Hey, Katalon 7.8.0 official release is out with new cool features. It's cooler to have your feedback!


Hi guys !

We’re excited to announce that a beta release of 7.8 is available for our Katalon pioneer users. We’re calling out for your use at its beta stage.

EDIT: Version 7.8.0 is now out of beta and officially released.

Download here!

This version includes a few new features that are robust and super helpful in saving your time and effort in designing and debugging your test scripts.

Should you have any feedback or comment, we’d love to hear. <3

Happy Testing!
The Katalon team

Brief note for each feature

I think I should blabber a bit about these features.

Time Capsule

Time Capsule captures the state of your application when the test fails. No not a picture of your application when the test fails but the actual HTML, CSS of the application. Yes, that also includes the visual aspect of your application as well.

This feature was born out of an observation that whenever test fails, to reproduce the state you have either do that manually or re-execute the test again. For simple test cases that’s okay, but for complex test cases manually reproducing is really time-consuming, and re-executing the test again is prone to risk of failing due to other reasons.

Therefore, Time Capsule effectively eliminates the time to reproduce the state of the application when the test fails down to zero. With this, you can capture new objects on the page, or see which HTML components are problematic. Hopefully you will find this feature valuable in helping you troubleshoot execution failures.

Coordinates-based recording

Due to some limitations of WinAppDriver, there are certain elements that Katalon Windows (Native) Recorder cannot interact. For example, the small X inside a tab, which is important if you want to test if the tab is closable. In these situations, previously you have to know how to write code in order to find the coordinates and click on that. But with this feature, all of that is just a few buttons and checkboxes away. Coordinate-based recording allows you to interact with pretty much all elements within a window, regardless of its position.

Browser-based video recording

Don’t you find it annoying when you execute a test in headless mode and an element is not clickable but you don’t know why, even though the same test runs fine in regular browsers ? Well, we feel the same pain too, which is why this browser-based recording also works in headless mode. This is exciting because now you have more reliable clues (read visual clues) as to why headless tests are failing.

Aside from headless tests, the video recording works on the browser-level, which means that you can execute tests in parallel, and the video recordings will be for each parallel execution. Previously, the video recording feature on the windows-level was not able to handle this scenario. Now with this feature you can immediately combine video recordings with parallel executions in order to enable you to see precisely how individual tests were executed.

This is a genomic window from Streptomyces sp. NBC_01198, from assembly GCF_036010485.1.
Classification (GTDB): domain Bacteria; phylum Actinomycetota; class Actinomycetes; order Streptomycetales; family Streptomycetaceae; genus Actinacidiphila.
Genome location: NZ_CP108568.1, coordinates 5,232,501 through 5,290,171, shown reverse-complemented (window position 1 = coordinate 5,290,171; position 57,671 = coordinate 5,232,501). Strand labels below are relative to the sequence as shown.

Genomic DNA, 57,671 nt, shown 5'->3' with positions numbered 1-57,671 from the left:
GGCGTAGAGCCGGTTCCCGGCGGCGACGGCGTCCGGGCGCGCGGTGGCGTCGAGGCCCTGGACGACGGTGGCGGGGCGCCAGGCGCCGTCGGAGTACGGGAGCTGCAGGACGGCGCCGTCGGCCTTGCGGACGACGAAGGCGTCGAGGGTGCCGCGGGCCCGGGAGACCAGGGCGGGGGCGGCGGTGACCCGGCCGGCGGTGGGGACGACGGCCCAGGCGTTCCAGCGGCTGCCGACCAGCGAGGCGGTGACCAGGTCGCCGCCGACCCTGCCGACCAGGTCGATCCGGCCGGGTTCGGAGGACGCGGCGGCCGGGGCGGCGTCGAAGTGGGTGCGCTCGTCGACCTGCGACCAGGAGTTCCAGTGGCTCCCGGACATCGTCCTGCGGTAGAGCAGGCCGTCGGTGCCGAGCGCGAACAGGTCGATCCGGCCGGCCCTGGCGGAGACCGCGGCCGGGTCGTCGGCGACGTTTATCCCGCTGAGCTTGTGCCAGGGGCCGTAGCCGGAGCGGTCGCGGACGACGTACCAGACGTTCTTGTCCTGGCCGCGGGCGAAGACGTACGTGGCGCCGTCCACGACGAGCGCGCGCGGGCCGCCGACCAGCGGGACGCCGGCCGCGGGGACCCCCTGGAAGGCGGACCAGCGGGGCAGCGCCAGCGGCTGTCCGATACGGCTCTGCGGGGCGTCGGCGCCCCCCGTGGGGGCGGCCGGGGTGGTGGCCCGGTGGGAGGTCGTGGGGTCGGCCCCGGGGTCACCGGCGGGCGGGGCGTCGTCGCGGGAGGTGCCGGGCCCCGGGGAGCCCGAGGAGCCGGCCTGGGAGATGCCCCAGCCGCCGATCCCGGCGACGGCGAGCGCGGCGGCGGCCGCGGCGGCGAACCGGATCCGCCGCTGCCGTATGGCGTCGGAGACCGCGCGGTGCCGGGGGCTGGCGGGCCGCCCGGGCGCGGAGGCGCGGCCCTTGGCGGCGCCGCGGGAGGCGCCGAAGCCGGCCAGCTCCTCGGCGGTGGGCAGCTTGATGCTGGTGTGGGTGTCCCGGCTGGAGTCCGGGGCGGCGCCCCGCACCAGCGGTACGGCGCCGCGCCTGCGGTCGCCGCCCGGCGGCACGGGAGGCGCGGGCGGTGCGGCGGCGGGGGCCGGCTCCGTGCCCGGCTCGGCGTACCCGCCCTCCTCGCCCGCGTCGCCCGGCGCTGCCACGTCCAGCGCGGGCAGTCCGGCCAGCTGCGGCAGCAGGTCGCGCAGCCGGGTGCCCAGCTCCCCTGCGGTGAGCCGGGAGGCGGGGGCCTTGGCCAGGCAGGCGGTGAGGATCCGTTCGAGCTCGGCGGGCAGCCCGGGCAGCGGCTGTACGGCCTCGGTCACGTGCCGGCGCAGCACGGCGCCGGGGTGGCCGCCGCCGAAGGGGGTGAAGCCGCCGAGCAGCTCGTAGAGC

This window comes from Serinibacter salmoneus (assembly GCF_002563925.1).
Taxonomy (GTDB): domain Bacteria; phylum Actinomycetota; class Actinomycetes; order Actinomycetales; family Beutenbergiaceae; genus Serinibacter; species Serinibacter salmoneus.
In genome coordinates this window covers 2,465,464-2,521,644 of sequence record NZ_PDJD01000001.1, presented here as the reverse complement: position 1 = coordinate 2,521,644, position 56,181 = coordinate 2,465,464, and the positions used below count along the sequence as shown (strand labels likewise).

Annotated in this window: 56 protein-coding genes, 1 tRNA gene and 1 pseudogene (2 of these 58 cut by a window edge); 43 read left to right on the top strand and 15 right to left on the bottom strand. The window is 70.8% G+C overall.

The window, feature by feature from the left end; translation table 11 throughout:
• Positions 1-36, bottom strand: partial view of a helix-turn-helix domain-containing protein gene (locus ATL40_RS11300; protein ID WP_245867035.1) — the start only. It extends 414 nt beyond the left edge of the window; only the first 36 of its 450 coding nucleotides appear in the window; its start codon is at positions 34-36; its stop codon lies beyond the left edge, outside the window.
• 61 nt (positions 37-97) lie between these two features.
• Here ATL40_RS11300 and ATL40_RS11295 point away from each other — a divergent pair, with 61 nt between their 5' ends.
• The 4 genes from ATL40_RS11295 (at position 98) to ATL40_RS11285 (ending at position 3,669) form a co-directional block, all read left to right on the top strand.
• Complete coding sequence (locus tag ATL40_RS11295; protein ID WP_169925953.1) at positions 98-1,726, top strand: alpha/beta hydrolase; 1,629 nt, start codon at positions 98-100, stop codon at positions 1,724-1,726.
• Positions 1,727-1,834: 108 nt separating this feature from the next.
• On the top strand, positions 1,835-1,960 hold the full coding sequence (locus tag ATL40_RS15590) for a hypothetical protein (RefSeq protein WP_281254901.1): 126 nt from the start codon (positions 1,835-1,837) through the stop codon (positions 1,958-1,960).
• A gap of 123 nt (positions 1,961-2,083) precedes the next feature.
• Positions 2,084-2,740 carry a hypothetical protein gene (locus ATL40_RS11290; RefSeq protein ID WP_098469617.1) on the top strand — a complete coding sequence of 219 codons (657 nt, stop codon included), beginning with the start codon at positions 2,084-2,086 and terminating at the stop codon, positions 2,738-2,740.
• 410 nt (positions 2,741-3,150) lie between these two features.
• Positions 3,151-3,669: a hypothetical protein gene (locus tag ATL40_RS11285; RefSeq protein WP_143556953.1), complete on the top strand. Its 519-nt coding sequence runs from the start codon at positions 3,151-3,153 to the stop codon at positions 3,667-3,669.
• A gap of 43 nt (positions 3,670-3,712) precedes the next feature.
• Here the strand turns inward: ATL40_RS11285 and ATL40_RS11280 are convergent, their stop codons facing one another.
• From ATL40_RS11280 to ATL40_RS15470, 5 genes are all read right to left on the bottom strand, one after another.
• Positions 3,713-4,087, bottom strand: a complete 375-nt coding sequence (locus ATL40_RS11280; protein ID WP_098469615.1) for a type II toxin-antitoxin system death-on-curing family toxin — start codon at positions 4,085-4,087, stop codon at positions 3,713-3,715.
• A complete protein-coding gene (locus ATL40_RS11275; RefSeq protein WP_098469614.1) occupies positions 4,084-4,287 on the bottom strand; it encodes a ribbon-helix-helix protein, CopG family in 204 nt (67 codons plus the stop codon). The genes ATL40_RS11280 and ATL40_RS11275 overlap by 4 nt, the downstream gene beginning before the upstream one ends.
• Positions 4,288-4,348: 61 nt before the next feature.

Final words

Personally, I am thrilled to introduce these features to you, because I think they solve particularly painful problems that some of you may have realized them, while some of you are used to living with them. Either way, I believe these features will provide immediate value to your test automation projects.

Thank you, and have a great day !

PS: Shamelessly calling out to our users @Russ_Thomas @Brandon_Hein @kazurayam @Dave_Evers @Chris_Trevarthen. What do you guys think ?

(Edited by @Russ_Thomas to replace “rc” link with official release.)


These all sound like great additions, @ThanhTo - for me, the video recording is most interesting but I can imagine others will find all these improvements very useful.

Video recording: I wrote my own using ffmpeg. The need I wanted to satisfy was being able to target a specific monitor in a multi-monitor setup. Our customers sometimes use multiple monitors where they launch new browsers to view different parts of the application on multiple screens. Obviously, it’s important I can test these scenarios and (sometimes) record the results.

Here is one of the command lines I use currently:

bin\ffmpeg -y -f gdigrab -framerate 10 -offset_x -1920 -offset_y 0 -video_size 1920x1080 -show_region 1 -i desktop %1

That is from a batch script called 1920x1080-left.bat that targets the leftmost monitor (where -offset_x -1920 is a screenwidth to the left of the primary monitor). I have four batch scripts matching four monitors.

Feature request: I hope at some point the devs can provide APIs/UIs to allow me to do that from within Katalon.

Time capsule : (good name! :slight_smile: ) I’m intrigued to know how that works but it might be a while before I can upgrade :frowning:

  1. Does Katalon write out the current DOM and save it somewhere?
  2. Does Katalon re-download the pages up to the failure point?

I can see problems with both of these… but what do I know, maybe there’s a golden solution I didn’t think of :nerd_face: :astonished: